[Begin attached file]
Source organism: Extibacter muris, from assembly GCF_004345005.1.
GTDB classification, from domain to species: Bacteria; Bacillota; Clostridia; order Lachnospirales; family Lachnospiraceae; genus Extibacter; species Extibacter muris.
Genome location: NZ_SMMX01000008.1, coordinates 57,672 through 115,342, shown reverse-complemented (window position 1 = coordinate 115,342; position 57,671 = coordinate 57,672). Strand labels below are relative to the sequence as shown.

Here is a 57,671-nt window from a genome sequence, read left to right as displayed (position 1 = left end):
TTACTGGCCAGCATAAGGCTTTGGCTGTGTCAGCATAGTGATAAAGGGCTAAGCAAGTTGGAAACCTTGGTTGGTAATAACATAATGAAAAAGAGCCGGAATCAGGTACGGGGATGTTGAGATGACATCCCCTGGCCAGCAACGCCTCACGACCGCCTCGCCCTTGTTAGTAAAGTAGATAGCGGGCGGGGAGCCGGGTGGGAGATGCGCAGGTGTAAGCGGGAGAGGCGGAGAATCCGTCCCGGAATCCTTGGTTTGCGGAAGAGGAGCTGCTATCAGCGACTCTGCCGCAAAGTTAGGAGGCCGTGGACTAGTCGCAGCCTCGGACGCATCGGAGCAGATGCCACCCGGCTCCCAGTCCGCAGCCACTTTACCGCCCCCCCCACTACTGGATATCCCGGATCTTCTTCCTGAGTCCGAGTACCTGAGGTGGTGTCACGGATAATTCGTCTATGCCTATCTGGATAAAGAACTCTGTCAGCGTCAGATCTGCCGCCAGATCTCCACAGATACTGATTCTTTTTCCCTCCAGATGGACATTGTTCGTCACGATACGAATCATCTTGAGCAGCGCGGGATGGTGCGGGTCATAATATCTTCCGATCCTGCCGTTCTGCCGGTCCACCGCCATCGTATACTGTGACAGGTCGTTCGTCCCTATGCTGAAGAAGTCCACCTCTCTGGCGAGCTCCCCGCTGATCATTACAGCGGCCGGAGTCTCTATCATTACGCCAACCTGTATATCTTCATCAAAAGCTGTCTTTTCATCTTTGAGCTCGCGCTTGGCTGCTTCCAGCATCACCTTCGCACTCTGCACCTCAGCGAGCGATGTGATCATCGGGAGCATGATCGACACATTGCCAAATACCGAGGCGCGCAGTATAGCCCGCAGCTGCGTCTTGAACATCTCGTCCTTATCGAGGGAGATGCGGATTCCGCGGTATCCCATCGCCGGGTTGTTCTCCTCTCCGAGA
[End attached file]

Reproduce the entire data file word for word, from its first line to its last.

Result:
Source organism: Extibacter muris, from assembly GCF_004345005.1.
GTDB classification, from domain to species: Bacteria; Bacillota; Clostridia; order Lachnospirales; family Lachnospiraceae; genus Extibacter; species Extibacter muris.
Genome location: NZ_SMMX01000008.1, coordinates 57,672 through 115,342, shown reverse-complemented (window position 1 = coordinate 115,342; position 57,671 = coordinate 57,672). Strand labels below are relative to the sequence as shown.

Here is a 57,671-nt window from a genome sequence, read left to right as displayed (position 1 = left end):
TTACTGGCCAGCATAAGGCTTTGGCTGTGTCAGCATAGTGATAAAGGGCTAAGCAAGTTGGAAACCTTGGTTGGTAATAACATAATGAAAAAGAGCCGGAATCAGGTACGGGGATGTTGAGATGACATCCCCTGGCCAGCAACGCCTCACGACCGCCTCGCCCTTGTTAGTAAAGTAGATAGCGGGCGGGGAGCCGGGTGGGAGATGCGCAGGTGTAAGCGGGAGAGGCGGAGAATCCGTCCCGGAATCCTTGGTTTGCGGAAGAGGAGCTGCTATCAGCGACTCTGCCGCAAAGTTAGGAGGCCGTGGACTAGTCGCAGCCTCGGACGCATCGGAGCAGATGCCACCCGGCTCCCAGTCCGCAGCCACTTTACCGCCCCCCCCACTACTGGATATCCCGGATCTTCTTCCTGAGTCCGAGTACCTGAGGTGGTGTCACGGATAATTCGTCTATGCCTATCTGGATAAAGAACTCTGTCAGCGTCAGATCTGCCGCCAGATCTCCACAGATACTGATTCTTTTTCCCTCCAGATGGACATTGTTCGTCACGATACGAATCATCTTGAGCAGCGCGGGATGGTGCGGGTCATAATATCTTCCGATCCTGCCGTTCTGCCGGTCCACCGCCATCGTATACTGTGACAGGTCGTTCGTCCCTATGCTGAAGAAGTCCACCTCTCTGGCGAGCTCCCCGCTGATCATTACAGCGGCCGGAGTCTCTATCATTACGCCAACCTGTATATCTTCATCAAAAGCTGTCTTTTCATCTTTGAGCTCGCGCTTGGCTGCTTCCAGCATCACCTTCGCACTCTGCACCTCAGCGAGCGATGTGATCATCGGGAGCATGATCGACACATTGCCAAATACCGAGGCGCGCAGTATAGCCCGCAGCTGCGTCTTGAACATCTCGTCCTTATCGAGGGAGATGCGGATTCCGCGGTATCCCATCGCCGGGTTGTTCTCCTCTCCGAGA